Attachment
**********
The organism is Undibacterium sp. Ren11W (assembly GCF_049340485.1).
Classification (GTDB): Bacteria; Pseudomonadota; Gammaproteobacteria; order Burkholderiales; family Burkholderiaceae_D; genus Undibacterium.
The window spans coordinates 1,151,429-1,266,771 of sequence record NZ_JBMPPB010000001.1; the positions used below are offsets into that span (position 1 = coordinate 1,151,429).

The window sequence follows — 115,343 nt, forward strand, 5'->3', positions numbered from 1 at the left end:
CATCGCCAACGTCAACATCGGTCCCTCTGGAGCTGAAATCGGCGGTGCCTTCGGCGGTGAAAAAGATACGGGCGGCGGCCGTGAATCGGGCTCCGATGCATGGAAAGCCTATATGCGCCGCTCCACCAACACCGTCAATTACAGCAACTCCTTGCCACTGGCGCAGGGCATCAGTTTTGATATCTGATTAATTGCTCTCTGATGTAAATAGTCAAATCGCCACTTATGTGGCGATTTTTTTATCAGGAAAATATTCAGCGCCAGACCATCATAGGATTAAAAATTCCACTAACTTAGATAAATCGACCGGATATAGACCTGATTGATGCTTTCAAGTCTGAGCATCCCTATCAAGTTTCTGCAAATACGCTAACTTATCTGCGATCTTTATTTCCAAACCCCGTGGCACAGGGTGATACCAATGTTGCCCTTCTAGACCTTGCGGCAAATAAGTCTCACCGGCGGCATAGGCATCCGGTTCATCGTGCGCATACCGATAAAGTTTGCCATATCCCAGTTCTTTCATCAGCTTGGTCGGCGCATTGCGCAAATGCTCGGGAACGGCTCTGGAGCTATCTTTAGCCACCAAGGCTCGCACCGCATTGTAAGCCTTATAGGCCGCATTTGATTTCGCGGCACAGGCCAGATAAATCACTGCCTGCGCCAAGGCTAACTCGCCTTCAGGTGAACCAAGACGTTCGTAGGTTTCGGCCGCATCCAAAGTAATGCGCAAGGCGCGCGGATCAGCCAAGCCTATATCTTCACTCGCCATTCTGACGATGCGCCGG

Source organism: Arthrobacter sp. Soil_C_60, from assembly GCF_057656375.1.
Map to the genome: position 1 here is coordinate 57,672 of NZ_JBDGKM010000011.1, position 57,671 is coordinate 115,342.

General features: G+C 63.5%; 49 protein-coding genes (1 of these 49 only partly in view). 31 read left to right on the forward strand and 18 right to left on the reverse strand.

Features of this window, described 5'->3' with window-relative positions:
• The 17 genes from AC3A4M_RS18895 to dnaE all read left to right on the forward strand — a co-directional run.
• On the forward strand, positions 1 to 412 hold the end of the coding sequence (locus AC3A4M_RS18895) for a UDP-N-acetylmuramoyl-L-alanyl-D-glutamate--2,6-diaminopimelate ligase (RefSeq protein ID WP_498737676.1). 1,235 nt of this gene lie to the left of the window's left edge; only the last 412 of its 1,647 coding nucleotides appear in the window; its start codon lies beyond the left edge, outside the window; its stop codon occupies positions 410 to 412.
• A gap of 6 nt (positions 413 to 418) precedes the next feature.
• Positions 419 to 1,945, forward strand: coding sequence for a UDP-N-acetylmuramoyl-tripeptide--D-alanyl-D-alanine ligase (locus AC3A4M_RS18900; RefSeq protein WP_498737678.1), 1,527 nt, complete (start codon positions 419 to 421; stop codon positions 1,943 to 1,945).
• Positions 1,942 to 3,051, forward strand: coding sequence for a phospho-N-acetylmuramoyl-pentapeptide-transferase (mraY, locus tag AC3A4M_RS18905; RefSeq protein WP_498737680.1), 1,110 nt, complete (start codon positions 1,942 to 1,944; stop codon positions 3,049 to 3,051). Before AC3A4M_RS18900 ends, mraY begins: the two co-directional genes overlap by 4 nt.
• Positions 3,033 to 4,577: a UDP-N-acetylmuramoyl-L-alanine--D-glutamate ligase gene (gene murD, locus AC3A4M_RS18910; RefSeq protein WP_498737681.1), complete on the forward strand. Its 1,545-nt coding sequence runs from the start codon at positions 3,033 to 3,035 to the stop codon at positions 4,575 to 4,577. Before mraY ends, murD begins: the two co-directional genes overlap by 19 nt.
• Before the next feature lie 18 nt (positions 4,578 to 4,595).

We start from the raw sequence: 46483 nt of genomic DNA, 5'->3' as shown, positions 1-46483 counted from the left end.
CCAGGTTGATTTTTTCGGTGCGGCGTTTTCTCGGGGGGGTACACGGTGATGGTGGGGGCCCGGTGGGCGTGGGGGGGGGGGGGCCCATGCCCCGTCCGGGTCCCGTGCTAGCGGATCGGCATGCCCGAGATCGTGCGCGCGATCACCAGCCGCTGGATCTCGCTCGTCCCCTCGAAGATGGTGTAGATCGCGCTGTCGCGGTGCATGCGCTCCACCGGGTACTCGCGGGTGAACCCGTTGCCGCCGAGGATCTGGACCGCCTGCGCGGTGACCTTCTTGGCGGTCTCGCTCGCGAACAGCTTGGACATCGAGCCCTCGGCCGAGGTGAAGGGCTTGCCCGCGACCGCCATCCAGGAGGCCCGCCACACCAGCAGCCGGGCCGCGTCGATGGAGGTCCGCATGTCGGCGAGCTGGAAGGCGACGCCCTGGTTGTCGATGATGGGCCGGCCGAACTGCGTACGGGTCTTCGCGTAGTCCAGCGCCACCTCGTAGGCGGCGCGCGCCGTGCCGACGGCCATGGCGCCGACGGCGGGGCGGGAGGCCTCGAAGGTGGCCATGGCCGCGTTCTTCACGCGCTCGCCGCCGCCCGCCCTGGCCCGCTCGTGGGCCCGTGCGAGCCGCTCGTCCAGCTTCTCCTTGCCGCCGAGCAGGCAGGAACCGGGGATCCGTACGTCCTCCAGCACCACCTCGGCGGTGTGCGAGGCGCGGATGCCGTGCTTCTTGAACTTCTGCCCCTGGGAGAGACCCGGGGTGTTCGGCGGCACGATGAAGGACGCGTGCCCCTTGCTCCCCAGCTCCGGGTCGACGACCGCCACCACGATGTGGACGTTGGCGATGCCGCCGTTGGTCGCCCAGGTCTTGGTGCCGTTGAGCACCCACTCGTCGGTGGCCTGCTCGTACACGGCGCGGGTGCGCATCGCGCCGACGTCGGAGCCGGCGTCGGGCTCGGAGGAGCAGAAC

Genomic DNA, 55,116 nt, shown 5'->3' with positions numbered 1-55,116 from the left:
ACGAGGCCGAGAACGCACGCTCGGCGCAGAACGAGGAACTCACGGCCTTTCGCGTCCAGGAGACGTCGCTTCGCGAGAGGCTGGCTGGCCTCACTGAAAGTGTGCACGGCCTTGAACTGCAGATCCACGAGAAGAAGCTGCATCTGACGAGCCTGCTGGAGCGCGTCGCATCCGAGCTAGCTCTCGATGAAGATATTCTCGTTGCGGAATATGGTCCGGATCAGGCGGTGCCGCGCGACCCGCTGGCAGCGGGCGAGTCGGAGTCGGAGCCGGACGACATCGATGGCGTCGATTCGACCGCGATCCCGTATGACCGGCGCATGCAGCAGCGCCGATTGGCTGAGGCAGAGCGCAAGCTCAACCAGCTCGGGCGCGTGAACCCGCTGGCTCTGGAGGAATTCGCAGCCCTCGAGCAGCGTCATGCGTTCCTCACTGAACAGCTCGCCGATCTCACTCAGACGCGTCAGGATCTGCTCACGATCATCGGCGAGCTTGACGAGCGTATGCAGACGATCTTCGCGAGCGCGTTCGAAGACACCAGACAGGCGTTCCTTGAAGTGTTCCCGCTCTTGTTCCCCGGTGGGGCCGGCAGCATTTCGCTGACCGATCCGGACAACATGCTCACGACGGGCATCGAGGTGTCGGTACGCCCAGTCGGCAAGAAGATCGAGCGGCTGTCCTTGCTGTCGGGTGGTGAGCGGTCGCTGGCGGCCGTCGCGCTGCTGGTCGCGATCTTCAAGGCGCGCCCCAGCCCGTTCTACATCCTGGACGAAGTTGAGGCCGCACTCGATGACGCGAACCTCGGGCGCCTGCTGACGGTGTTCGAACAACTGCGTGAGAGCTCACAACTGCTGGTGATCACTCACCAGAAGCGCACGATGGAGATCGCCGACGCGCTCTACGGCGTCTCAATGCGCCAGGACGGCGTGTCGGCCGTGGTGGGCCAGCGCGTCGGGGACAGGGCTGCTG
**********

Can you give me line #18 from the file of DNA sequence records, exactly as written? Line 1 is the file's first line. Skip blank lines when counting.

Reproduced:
CCAGGTTGATTTTTTCGGTGCGGCGTTTTCTCGGGGGGGTACACGGTGATGGTGGGGGCCCGGTGGGCGTGGGGGGGGGGGGGCCCATGCCCCGTCCGGGTCCCGTGCTAGCGGATCGGCATGCCCGAGATCGTGCGCGCGATCACCAGCCGCTGGATCTCGCTCGTCCCCTCGAAGATGGTGTAGATCGCGCTGTCGCGGTGCATGCGCTCCACCGGGTACTCGCGGGTGAACCCGTTGCCGCCGAGGATCTGGACCGCCTGCGCGGTGACCTTCTTGGCGGTCTCGCTCGCGAACAGCTTGGACATCGAGCCCTCGGCCGAGGTGAAGGGCTTGCCCGCGACCGCCATCCAGGAGGCCCGCCACACCAGCAGCCGGGCCGCGTCGATGGAGGTCCGCATGTCGGCGAGCTGGAAGGCGACGCCCTGGTTGTCGATGATGGGCCGGCCGAACTGCGTACGGGTCTTCGCGTAGTCCAGCGCCACCTCGTAGGCGGCGCGCGCCGTGCCGACGGCCATGGCGCCGACGGCGGGGCGGGAGGCCTCGAAGGTGGCCATGGCCGCGTTCTTCACGCGCTCGCCGCCGCCCGCCCTGGCCCGCTCGTGGGCCCGTGCGAGCCGCTCGTCCAGCTTCTCCTTGCCGCCGAGCAGGCAGGAACCGGGGATCCGTACGTCCTCCAGCACCACCTCGGCGGTGTGCGAGGCGCGGATGCCGTGCTTCTTGAACTTCTGCCCCTGGGAGAGACCCGGGGTGTTCGGCGGCACGATGAAGGACGCGTGCCCCTTGCTCCCCAGCTCCGGGTCGACGACCGCCACCACGATGTGGACGTTGGCGATGCCGCCGTTGGTCGCCCAGGTCTTGGTGCCGTTGAGCACCCACTCGTCGGTGGCCTGCTCGTACACGGCGCGGGTGCGCATCGCGCCGACGTCGGAGCCGGCGTCGGGCTCGGAGGAGCAGAAC